Stewardship Of Time

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Exodus 20:8-11

Now it came to pass that spring turned to summer again. God’s people raised their voices and said: “Recreation is my shepherd. I shall not stay at home;
He maketh me to lie down in a sleeping bag: He leadeth me down the interstate each weekend: He restoreth my suntan; He leadeth me to State parks for comfort’s sake. Even though I stray on the Lord’s Day, I will fear no reprimand, for Thou art with me; my rod and gas tank runneth dry. Surely my trailer shall follow me all the weekends this summer, and I shall return to the House of the Lord this fall.” But then it is hunting season, and that’s a another psalm.

Many people hope to be elected to heaven who are not even running for the office. Excuses abound for not attending church. The Tenth Presbyterian Church in Philadelphia ran an ad targeted for excuse-prone professionals living in downtown. The lead line read, “Jesus Hated Church, Too!” “It’s boring. The people are phony. The politics are less than righteous. Jesus hated the same things. But he never used it as an excuse not to worship. Maybe he knew something you don’t.”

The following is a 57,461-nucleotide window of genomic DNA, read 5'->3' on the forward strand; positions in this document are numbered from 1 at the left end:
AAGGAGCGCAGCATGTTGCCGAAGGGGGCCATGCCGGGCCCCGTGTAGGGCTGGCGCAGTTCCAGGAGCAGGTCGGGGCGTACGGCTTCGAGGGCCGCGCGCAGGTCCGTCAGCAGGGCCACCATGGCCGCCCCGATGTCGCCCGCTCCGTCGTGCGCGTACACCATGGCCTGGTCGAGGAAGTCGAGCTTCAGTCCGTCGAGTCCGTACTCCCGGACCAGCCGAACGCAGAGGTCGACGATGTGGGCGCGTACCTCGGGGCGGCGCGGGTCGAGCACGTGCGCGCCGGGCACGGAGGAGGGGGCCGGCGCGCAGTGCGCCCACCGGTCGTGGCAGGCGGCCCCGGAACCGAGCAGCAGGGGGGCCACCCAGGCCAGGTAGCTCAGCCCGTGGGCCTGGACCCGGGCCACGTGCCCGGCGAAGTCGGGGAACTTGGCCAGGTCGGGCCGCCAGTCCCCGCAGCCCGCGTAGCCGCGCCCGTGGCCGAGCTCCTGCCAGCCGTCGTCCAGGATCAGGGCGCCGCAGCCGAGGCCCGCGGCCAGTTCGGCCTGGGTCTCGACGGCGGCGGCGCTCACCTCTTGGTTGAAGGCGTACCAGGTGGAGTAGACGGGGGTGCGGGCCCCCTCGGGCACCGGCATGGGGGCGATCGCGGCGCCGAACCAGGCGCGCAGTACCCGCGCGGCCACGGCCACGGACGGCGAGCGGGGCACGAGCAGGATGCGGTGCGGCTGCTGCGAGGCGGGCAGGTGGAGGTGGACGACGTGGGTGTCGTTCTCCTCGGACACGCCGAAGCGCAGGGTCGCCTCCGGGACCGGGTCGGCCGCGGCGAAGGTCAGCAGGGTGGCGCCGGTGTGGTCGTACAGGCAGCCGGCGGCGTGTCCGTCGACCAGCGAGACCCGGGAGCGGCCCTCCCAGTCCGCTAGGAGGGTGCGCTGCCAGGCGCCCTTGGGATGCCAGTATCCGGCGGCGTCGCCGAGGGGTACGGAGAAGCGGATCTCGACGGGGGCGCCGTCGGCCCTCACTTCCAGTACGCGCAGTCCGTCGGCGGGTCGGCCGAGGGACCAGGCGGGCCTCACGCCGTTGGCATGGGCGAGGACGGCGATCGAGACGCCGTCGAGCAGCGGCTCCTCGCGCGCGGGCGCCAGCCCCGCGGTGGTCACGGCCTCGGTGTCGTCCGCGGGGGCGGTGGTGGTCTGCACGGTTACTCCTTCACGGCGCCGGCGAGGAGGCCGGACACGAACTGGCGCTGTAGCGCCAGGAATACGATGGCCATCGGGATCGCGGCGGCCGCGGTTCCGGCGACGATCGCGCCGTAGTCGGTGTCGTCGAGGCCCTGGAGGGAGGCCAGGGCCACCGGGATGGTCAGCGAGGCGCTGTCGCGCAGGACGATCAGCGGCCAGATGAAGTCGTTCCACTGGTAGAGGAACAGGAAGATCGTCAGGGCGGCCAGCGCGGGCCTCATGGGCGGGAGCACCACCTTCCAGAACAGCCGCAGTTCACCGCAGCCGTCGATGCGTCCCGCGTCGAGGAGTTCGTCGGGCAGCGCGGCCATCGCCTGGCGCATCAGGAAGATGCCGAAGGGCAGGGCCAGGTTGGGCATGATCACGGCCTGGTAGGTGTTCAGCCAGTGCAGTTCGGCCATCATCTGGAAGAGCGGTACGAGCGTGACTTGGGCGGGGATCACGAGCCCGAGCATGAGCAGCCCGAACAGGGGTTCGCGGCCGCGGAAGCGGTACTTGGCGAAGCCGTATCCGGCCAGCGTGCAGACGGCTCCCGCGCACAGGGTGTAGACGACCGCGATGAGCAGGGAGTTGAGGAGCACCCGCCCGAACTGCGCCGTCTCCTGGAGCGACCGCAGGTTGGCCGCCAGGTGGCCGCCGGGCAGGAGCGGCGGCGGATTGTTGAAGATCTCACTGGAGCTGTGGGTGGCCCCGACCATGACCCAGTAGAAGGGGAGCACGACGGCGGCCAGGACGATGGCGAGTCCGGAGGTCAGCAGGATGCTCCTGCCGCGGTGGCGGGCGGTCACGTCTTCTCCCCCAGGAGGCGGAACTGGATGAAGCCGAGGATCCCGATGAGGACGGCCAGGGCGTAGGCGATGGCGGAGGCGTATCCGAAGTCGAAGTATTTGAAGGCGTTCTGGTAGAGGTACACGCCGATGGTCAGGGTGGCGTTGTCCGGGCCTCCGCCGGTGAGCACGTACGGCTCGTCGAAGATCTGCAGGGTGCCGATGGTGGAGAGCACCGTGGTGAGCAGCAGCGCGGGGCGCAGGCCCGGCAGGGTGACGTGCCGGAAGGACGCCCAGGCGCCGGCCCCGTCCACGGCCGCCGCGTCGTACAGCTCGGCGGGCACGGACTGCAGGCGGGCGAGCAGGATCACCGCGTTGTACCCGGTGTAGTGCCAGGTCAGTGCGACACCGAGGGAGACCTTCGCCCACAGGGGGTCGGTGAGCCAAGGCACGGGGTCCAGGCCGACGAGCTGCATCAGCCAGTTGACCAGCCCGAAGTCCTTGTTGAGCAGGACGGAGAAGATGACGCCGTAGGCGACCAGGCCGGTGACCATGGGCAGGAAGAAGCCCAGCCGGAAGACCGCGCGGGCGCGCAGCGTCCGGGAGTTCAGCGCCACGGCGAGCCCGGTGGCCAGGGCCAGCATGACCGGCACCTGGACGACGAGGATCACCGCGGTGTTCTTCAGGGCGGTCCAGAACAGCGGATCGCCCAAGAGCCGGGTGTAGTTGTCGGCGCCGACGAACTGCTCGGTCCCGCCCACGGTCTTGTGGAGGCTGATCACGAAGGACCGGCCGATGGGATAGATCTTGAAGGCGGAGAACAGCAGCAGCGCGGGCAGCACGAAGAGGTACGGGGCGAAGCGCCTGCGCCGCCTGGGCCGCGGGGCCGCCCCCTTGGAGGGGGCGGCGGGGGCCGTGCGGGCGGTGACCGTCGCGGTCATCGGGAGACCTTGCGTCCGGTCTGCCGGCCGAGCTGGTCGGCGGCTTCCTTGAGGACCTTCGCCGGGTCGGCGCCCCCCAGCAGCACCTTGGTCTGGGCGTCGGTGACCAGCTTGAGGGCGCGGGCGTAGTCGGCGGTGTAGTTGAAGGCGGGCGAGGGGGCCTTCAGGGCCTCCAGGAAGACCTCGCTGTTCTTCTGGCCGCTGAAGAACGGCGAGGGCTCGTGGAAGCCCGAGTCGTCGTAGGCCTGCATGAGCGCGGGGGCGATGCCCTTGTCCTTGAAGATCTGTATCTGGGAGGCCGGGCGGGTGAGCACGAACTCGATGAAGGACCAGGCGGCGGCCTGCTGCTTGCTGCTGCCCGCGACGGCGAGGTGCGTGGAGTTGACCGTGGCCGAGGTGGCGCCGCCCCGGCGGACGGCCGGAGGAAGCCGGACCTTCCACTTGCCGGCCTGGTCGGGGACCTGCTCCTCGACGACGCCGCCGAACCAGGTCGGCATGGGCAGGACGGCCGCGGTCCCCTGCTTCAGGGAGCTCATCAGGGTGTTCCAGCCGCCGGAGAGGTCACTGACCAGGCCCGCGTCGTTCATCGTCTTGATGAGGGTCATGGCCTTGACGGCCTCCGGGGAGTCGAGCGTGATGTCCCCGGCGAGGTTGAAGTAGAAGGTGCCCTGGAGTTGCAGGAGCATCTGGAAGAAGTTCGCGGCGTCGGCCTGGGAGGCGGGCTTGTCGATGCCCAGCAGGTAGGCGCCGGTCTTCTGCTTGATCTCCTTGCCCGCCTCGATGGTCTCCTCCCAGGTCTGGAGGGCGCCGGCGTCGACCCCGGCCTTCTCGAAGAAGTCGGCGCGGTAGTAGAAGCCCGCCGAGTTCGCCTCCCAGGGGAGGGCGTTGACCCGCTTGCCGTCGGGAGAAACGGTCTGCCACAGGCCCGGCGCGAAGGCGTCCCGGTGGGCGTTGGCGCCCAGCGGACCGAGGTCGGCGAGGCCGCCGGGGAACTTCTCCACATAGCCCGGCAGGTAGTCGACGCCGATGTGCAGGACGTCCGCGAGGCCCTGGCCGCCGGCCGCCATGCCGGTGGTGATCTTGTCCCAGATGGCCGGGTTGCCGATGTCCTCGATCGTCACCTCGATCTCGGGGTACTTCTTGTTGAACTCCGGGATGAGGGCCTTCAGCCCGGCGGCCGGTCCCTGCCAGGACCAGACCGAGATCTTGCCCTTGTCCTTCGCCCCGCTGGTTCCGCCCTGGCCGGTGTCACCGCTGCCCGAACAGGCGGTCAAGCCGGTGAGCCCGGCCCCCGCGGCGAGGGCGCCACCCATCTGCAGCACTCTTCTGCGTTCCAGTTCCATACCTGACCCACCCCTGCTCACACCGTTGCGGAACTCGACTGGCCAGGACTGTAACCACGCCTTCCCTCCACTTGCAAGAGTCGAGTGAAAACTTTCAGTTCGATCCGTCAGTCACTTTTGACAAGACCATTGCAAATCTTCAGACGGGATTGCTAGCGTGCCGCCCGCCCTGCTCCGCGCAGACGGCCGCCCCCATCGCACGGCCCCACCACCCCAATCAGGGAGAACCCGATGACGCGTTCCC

When we talk about “stewardship” we always think, money. In this stewardship series we know that we are called to be good stewards of the earth and this body. A steward is a manager or superintendent of another’s household. Today we are talking about the stewardship of the “Sabbath.” Sabbath in Hebrew means “rest.” It was the day of rest for all God’s people.

The fourth of the Ten Commandments says, Remember the Sabbath day by keeping it holy. If we were to be honest with ourselves we would confess that we are not very faithful in giving God our tithes. And the tithe is not even one of the Ten Commandments. Here is a Commandment and so many of us are less than faithful to it.

The Sabbath was distinctive and was treated at length in the Bible. The account of the creation states that God “rested on the seventh day” (Gen 2:2).